Cultural Diversity

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"Cultural diversity" is an accordion concept: Depending on what is required of or intended by it, it can be stretched or compressed to specify the inclusion or exclusion of a very wide variety of "cultural" groups as proof or criteria of diversity. On the narrowest of interpretations, "cultural diversity" requires achieving a mix of cultures, understood in an anthropological or racial very general or specific sense, e.g., Balinese, black, Asian, Muslim, Indian or American.

More broadly conceived, cultural diversity may be seen as sociological and requiring a blending of sociologically dominant cultures with subcultures or even "counter-cultures". For example, if, within corporate culture, a particular organization has few, if any, employees over the age of 40, the hiring of older employees may be mandated in order to achieve better "corporate cultural diversity". Likewise, some may see the hiring of a heavily tattooed employ as achievement of a kind of (sub)cultural or even counter-cultural diversity.

Whatever the form of cultural diversity, it is always important to ask, regarding it, two questions: Why? and Why not?

Workplace "cultural diversity" is a vague concept or at least one variously interpreted. It can be taken to mean having a mix of different ethnicities, religions, races, and even of genders, ages or sexual orientation. If subcultures are included as cultural variants, hiring a Hells Angel may, by the standards of some, constitute achievement of workplace cultural diversity.

One of the challenges in attempting to promote cultural diversity is delineating what counts as a culture. Should a flinty Wall Street brokerage hire heavily tattooed applicants with nose rings in order to promote (sub)cultural diversity? Should it be forced to?

In the mainstream sense of ethnic and racial diversity, the bigger the company, the more suspicious the lack of cultural diversity. A small business can afford-from the public relations standpoint, at least-to lack cultural diversity. After all, having all three or four employees with exactly the same cultural background automatically reflects neither an amazing coincidence nor a deliberate policy. But big organizations, e.g., Fortune 500, would have a major PR, and probably a legal problem, if their workforce were 100% culturally homogeneous.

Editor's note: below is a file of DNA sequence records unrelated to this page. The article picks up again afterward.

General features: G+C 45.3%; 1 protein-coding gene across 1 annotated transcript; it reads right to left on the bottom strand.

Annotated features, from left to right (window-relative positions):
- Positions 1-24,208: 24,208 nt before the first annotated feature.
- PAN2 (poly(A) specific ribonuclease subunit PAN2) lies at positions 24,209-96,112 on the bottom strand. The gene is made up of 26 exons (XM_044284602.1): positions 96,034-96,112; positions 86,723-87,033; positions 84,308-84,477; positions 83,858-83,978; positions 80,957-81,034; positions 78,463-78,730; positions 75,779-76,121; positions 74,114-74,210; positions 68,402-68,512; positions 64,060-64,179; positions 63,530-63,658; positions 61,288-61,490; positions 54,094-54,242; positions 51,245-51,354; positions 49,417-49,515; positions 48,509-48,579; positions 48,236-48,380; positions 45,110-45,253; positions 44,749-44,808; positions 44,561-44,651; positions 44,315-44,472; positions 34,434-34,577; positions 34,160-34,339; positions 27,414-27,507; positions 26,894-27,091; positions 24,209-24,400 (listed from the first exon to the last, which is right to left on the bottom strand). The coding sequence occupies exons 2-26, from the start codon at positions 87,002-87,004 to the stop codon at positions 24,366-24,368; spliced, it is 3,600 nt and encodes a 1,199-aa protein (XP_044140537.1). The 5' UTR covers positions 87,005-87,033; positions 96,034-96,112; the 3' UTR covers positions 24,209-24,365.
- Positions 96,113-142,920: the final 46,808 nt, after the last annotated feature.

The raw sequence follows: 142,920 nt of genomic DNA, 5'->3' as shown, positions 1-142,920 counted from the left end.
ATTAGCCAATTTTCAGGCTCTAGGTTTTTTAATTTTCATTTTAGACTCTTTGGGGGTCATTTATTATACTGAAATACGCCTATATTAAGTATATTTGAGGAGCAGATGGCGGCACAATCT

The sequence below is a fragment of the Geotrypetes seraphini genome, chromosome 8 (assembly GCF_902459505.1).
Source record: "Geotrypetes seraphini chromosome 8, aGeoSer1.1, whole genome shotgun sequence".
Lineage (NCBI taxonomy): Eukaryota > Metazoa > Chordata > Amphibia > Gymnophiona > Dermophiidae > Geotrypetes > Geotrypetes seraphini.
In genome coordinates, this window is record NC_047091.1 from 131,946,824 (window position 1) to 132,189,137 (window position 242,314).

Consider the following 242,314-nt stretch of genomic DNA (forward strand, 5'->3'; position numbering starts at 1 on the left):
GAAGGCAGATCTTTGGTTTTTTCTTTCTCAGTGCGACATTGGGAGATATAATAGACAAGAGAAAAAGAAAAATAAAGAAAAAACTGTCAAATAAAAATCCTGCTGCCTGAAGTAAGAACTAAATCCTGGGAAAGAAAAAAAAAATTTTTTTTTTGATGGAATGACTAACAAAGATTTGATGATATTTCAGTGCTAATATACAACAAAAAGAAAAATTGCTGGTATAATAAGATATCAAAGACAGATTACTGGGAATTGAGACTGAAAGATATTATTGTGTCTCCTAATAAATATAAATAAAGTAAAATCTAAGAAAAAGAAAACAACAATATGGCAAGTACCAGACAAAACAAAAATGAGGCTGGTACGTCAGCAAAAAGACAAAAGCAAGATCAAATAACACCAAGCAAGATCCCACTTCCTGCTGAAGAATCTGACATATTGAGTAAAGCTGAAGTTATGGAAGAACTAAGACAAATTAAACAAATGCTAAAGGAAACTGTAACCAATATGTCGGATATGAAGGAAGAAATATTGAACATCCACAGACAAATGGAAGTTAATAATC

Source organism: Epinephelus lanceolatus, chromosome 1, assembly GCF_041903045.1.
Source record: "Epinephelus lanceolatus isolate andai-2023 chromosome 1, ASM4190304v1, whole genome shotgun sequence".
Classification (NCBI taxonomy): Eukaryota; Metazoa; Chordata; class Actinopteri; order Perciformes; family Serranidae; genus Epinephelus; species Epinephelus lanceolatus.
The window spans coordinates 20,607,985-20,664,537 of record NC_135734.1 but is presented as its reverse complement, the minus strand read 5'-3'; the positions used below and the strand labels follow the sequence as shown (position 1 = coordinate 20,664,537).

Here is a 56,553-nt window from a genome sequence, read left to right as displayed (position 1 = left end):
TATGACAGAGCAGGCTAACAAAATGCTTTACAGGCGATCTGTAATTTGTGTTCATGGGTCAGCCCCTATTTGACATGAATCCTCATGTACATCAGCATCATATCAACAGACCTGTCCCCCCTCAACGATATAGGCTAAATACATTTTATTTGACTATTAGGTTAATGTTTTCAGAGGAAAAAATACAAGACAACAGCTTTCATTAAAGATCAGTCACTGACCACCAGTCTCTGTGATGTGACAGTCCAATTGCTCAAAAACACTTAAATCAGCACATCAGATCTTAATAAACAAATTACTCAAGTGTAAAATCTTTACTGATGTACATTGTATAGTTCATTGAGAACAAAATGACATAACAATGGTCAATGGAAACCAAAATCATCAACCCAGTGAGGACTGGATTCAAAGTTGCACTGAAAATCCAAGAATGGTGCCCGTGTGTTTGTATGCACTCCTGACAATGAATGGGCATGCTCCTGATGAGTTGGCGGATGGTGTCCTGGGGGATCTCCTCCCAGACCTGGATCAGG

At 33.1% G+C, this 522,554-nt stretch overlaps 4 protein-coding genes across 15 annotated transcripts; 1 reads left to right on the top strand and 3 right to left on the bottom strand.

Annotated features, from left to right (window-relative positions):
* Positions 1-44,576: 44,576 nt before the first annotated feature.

Apart from any legal requirements or PR, PC (political correctness) pressure to have a culturally diverse workforce, what are rationales for it? Is there something inherently superior about a culturally diverse workplace?

On analogy with "hybrid vigor" in the creation of plant and animal varieties, cultural cross-fertilization within an organization can create workplace "synergy", especially when dealing with global and international markets, multiple languages, cross-cultural communication, product localization and multi-cultural clientele.

It can be suggested that what's good about cultural diversity in a culturally diverse society is that it isn't its opposite-cultural homogeneity in a society that is culturally diverse, because the latter suggests and promotes discrimination. Of course, societies that are in fact culturally homogeneous through circumstance rather than policy will not require workplace cultural diversity to prove there is no such discrimination.

Ideally, workplace cultural diversity within a culturally diverse society should be a mere fact rather than an explicit policy, reflecting impartial laws of chance in hiring and promotion, e.g., with in-house representation of cultures being proportional to their members' numbers in the general population. In this instance, cultural diversity isn't so much "a good thing" as a "natural thing".

Ironically, it can be argued that enforcing cultural diversity in one society may reduce it globally. As the number of culturally diverse workplaces and nations increases, the differences among them may decrease (depending on the degree of cultural overlap among organizations and societies). As a result, global and regional cultural diversity may, from a macro perspective decrease as it increases at the micro, organizational or local level.
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